The Queen of Spades (Pique Dame) – opera in three Acts and seven scenes to a libretto by the composer & Modest Tchaikovsky based on the novella by Pushkin [sung in an English translation by Neil Bartlett & Martin Pickard, with English surtitles]
Hermann – Peter Hoare
Lisa – Giselle Allen
Countess – Felicity Palmer
Prince Yeletsky – Nicholas Pallesen
Count Tomsky – Gregory Dahl
Pauline – Catherine Young
Chekalinsky – Colin Judson
Surin – Wyn Pencarreg
Governess – Valerie Reid
Masha – Katie Bird
Tchaplitsky – Peter Van Hulle
Narumov – Charles Johnston
Chorus & Orchestra of English National Opera
David Alden – Director
Gideon Davey – Designer
Wolfgang Goebbel – Lighting Designer
Lorena Randi – Choreographer
Reviewed by: Peter Reed
Reviewed: 6 June, 2015
Venue: The Coliseum, London
Tchaikovsky thought The Queen of Spades (Пиковая дама, Pikovaya dama) one of his best works, but it remains an opera (the composer’s last but one) admired rather than loved. Pushkin’s story – the soldier Hermann throws over his fixation with Lisa for his fatal obsession with the secret of a winning gambling formula kept by the old Countess, Lisa’s grandmother – places the two leads in the grip of a pitiless fate, with all the characters save one playing second fiddle to one of Tchaikovsky’s most sumptuous but obliterating scores. This may have been of great significance to the composer, but it makes it hard to identify with Hermann and Lisa. In turn, this effectively gives a director carte blanche, something that David Alden – the director of ENO’s recent Otello and award-winning Peter Grimes – has grasped much in the same way as nature abhors a vacuum.
To start with, his updating from time-specific late-eighteenth/early-nineteenth-century St Petersburg to a non-specific last-century Russia that ranges from before the Revolution to the 1960s, labours the point of a dehumanising totalitarianism, with the idea of liberty so odd as to be mad – and this is a staging where you could easily think the inmates are in charge of the asylum.
Alden never lets up in tightening the obsession screw through a heavily stylised, glossy expressionism, with touches such as the statues of sword-wielding angels in Gideon Davey’s set design harvesting these damned folk for hell, or minor characters being singled out to reinforce the concept. Perhaps the furry animals in the ball scene were a step too bizarre (although the erotic world of “furries” is explained in the programme), but they are all elements in a familiar visual and melodramatic overload for which ENO is renowned and which observes and objectifies everything – and, boy, was it ever exhausting, nihilistic and locked in.
Alden’s concept works well enough in Hermann’s confrontation with the Countess to get the secret of the cards out of her (and which kills her), it made Hermann and Lisa’s love-scene especially pathetic, and stepped back from interfering with the Countess’s wistful comparing the awfulness of the present to the stylishness of her glamorous past, but it was hard for moments of truth, such as Lisa’s betrothed Prince Yeletsky’s famous aria, to register in the phantasmagoric mayhem. The set, which makes much use of a peep-show stage within a stage, reserved for the pastiche ‘Intermezzo’ and the strong supernatural element, when opened out is dominated by a tottering heap of chairs. Despite Alden’s cynical full-on focus on obsession, the staging is so busy that you felt you must be missing something, but you couldn’t deny its panache as the boundaries between fantasy and reality were continually redrawn.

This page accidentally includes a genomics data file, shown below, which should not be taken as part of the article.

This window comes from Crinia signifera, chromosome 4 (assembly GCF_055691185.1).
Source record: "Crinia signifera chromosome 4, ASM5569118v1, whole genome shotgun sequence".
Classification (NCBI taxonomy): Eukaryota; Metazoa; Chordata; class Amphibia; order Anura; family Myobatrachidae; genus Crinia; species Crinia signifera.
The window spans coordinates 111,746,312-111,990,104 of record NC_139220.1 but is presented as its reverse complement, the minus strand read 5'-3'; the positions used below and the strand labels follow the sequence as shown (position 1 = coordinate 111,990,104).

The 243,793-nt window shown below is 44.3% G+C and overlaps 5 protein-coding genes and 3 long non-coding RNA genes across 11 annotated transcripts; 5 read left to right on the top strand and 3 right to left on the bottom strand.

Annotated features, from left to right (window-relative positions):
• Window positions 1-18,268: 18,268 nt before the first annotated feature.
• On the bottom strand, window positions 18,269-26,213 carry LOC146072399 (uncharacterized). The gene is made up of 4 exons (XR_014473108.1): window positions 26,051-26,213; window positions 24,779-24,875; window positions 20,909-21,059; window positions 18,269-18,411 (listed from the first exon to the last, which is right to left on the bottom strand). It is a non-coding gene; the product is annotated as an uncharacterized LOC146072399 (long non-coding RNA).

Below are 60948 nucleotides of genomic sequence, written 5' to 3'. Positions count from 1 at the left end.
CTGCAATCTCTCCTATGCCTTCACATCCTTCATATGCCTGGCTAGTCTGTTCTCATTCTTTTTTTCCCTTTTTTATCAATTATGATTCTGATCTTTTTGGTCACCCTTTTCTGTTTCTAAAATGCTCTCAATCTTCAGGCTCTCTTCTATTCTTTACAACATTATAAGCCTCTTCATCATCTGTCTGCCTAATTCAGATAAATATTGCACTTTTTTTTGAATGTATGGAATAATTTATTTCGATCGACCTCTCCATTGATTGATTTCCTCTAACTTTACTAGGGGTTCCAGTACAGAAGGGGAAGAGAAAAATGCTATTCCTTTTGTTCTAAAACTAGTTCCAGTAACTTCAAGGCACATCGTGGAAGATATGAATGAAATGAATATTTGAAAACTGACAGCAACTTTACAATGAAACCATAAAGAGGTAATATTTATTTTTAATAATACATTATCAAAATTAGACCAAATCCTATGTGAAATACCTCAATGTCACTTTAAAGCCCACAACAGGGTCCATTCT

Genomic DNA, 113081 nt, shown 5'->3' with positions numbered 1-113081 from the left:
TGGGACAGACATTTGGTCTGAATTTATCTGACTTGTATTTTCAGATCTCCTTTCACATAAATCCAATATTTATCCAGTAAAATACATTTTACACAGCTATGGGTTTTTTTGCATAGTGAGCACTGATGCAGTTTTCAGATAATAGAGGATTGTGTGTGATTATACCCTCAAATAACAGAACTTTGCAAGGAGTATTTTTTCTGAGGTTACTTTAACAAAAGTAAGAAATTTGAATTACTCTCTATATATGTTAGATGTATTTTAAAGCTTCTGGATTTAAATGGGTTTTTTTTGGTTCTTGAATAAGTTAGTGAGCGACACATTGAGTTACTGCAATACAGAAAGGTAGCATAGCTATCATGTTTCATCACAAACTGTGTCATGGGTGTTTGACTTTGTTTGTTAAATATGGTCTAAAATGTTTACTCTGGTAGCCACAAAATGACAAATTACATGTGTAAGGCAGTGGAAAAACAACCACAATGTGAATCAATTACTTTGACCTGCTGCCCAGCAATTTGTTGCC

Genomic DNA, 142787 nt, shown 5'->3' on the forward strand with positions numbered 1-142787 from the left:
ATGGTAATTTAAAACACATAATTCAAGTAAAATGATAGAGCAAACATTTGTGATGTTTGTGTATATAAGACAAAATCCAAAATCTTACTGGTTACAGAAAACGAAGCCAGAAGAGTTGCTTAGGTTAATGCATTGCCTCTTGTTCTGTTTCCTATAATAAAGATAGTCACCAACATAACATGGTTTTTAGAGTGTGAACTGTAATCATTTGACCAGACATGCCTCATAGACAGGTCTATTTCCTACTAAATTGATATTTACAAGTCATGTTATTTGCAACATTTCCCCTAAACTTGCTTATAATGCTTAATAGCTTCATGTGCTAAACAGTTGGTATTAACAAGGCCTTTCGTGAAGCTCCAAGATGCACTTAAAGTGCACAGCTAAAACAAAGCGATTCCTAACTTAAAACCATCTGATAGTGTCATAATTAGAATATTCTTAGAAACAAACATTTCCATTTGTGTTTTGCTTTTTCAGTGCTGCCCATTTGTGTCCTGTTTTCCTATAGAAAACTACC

This production is Edward Gardner’s last as ENO music director, and musically it is a triumph, anchoring the excesses on the stage. In probably Tchaikovsky’s most psychotic score, Gardner and the ENO Orchestra delivered the goods with considerable flair, and the retreats into the perfect world of baroque imitation made their mark. The chorus of Soviet militia and their blinged-up molls made an electrifying sound, and the robotic jollity in the ball scene was incisively directed.
Despite an unreliable top voice, Peter Hoare went for Hermann’s addictive personality with a will, a true victim of fate. There isn’t much wriggle room with Lisa’s passivity, but Giselle Allen gave the role a plangent, strongly sung presence. The opera revolves around the mysterious, out-of-time Countess – the once beautiful Venus of Moscow who whored herself to get the secret of the three cards Hermann is so desperate for and who, via some overblown video projections, takes her revenge on Hermann from beyond the grave. Felicity Palmer rose to the Gothic and histrionic occasion with mesmerising, often lovely singing.
The smaller roles were all part of Alden’s overheated brew – an omnipresent, abused, all-fur-coat-and-no-knickers Pauline (Lisa’s so-called confidante) from Catherine Young, very affecting in her parody songs with Lisa, and a splendidly oily and corrupt Count Tomsky from Gregory Dahl, equally effective in his narration of the Countess’s past that sets the plot in motion. Nicholas Pallesen sang Yeletsky’s aria beautifully, and Hermann’s seedy fellow soldiers Chekalinsky and Surin were luridly realised by Colin Judson and Wyn Pencarreg.
The production has terrific momentum and relates well to the music, but even when I gave in to Alden’s conception I was never moved – and I had the nagging feeling that I’d seen it all before. From the singers and the pit, though, this Queen of Spades is exceptional.
- 8 further performances until July 2
- Further details here: www.eno.org/whats-on/the-queen-of-spades
- Broadcast on BBC Radio 3 on July 4 at 6.45 p.m.